For example, the Bureau of Land Management controls an area almost twice the size of Texas, including nearly all of Alaska and Nevada. Much of this land is rented to ranchers for grazing cattle. Because ranchers are only renting the land, they have no incentive to take care of it. Not surprisingly, studies as early as 1925 indicated that cattle were twice as likely to die on public ranges and had half as many calves as animals grazing on private lands.

Obviously, owners make better environmental guardians than renters. If the government sold its acreage to private ranchers, the new owners would make sure that they grazed the land sustainably to maximize profit and yield.

Indeed, ownership of wildlife can literally save endangered species from extinction. Between 1979 and 1989, Kenya banned elephant hunting, yet the number of these noble beasts dropped from 65,000 to 19,000. In Zimbabwe during the same time period, however, elephants could be legally owned and sold. The number of elephants increased from 30,000 to 43,000 as their owners became fiercely protective of their “property.” Poachers didn’t have a chance!

Similarly, commercialization of the buffalo saved it from extinction. We never worry about cattle becoming extinct, because their status as valuable “property” encourages their propagation. The second step libertarians would take to protect the environment and save endangered species would be to encourage private ownership of both land and animals.

Environmentalists were once wary of private ownership, but now recognize that establishing the property rights of native people, for example, has become an effective strategy to save the rain forests. Do you remember the movie, Medicine Man, where scientist Sean Connery discovers a miracle drug in the rain forest ecology? Unfortunately, the life-saving compound is literally bulldozed under when the government turns the rain forest over to corporate interests. The natives that scientist Connery lives with are driven from their forest home. Their homesteading rights are simply ignored by their own government!

Our own Native Americans were driven from their rightful lands as well. Similarly, our national forests are turned over to logging companies, just as the rain forests are. By 1985, the U.S. Forest Service had built 350,000 miles of logging roads with our tax dollars — outstripping our interstate highway system by a factor of eight! In the meantime, hiking trails declined by 30%. Clearly, our government serves special interest groups instead of protecting our environmental heritage.

Even our national parks are not immune from abuse. Yellowstone’s Park Service once encouraged employees to trap predators (e.g., wolves, fox, etc.) so that the hoofed mammals favored by visitors would flourish. Not surprisingly, the ecological balance was upset. The larger elk drove out the deer and sheep, trampled the riverbanks, and destroyed beaver habitat. Without the beavers, the water fowl, mink, otter, and trout were threatened. Without the trout or the shrubs and berries that once lined the riverbanks, grizzlies began to endanger park visitors in their search for food. As a result, park officials had to remove the bears and have started bringing back the wolves.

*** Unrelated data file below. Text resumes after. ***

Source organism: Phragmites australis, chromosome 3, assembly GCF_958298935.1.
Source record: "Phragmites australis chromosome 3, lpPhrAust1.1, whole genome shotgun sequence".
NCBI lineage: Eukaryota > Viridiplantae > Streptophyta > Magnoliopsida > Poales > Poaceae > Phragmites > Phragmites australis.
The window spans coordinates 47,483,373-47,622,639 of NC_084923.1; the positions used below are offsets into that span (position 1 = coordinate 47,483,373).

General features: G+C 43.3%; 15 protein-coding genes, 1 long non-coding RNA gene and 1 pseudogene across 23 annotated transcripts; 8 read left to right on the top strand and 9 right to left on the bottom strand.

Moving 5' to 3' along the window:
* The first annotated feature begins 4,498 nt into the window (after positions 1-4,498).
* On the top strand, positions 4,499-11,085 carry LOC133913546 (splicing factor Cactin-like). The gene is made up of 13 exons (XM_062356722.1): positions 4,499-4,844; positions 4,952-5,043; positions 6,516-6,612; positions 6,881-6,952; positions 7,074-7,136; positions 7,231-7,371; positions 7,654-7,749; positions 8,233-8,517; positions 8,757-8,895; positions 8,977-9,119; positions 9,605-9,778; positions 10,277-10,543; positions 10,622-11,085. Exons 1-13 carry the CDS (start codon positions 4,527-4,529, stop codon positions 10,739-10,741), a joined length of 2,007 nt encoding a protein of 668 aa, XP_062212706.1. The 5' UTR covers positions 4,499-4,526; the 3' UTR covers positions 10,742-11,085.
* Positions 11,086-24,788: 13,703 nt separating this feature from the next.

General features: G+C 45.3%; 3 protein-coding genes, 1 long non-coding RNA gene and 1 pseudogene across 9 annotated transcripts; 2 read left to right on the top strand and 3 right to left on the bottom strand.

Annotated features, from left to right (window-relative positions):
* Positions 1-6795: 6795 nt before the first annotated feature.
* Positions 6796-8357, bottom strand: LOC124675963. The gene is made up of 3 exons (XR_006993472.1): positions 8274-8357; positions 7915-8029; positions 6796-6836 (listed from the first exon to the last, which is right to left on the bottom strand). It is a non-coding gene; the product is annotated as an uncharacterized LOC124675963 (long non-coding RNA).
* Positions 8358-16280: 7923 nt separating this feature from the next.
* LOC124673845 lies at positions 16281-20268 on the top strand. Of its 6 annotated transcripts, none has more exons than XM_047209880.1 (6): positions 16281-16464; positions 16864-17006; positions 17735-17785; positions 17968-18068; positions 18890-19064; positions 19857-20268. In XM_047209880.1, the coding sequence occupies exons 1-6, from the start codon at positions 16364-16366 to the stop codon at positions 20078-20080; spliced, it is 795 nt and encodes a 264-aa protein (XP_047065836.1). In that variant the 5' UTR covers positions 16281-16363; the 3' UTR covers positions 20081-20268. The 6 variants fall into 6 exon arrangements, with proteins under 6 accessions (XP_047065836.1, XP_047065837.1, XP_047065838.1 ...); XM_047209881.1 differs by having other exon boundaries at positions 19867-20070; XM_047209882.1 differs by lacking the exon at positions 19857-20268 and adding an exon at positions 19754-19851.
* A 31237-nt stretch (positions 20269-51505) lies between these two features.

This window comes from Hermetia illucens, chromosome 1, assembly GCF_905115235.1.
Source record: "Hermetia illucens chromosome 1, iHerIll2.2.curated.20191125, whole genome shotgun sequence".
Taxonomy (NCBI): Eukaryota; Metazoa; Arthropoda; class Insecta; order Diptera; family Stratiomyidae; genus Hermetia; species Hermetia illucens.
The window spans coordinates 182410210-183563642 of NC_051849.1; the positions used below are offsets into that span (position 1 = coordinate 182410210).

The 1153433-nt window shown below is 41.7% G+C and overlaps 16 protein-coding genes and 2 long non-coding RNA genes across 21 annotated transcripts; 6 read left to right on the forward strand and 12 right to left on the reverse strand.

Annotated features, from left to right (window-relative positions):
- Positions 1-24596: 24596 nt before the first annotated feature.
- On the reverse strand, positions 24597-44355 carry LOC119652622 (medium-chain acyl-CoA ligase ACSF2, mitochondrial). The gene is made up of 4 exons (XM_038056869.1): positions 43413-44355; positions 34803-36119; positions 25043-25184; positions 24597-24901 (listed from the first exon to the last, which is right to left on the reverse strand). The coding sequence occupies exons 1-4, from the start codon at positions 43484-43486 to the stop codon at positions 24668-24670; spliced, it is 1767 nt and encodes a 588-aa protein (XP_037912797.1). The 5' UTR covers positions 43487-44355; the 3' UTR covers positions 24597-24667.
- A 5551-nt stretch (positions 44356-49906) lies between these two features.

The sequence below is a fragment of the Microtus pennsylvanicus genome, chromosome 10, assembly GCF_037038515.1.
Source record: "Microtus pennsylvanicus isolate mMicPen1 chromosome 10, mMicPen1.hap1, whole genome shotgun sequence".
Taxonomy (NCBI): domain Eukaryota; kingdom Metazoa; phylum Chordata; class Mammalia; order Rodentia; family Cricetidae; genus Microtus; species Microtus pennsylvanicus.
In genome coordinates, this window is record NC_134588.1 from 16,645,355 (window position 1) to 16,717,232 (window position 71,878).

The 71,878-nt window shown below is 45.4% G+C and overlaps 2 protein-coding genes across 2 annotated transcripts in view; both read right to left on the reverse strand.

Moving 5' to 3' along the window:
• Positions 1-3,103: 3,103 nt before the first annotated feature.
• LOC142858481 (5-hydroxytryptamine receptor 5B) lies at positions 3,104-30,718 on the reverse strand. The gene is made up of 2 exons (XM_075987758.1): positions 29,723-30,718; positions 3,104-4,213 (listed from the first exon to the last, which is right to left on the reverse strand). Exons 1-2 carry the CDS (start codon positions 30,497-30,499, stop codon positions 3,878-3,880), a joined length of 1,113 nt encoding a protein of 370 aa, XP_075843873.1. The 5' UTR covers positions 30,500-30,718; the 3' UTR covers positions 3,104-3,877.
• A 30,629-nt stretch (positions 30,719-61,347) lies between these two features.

Wouldn’t we be better served if naturalist organizations, such as the Audubon Society or Nature Conservancy, took over the management of our precious parks? The Audubon Society’s Rainey Wildlife Sanctuary partially supports itself with natural gas wells operated in an ecologically sound manner. In addition to preserving the sensitive habitat, the Society shows how technology and ecology can co-exist peacefully and profitably.

The environment would benefit immensely from the elimination of sovereign immunity coupled with the privatization of “land and beast.” The third and final step in the libertarian program to save the environment is the use of restitution both as a deterrent and a restorative. Next month’s column will feature the second part of the Pollution Solution, answering the question: “How would libertarians keep our air and water clean?”

… how about for once we try some common sense to solve a problem, not another monster bill that accomplishes nothing but a bonanza for corporate interest groups, with taxpayers footing the bill. Please don’t give us another TARP.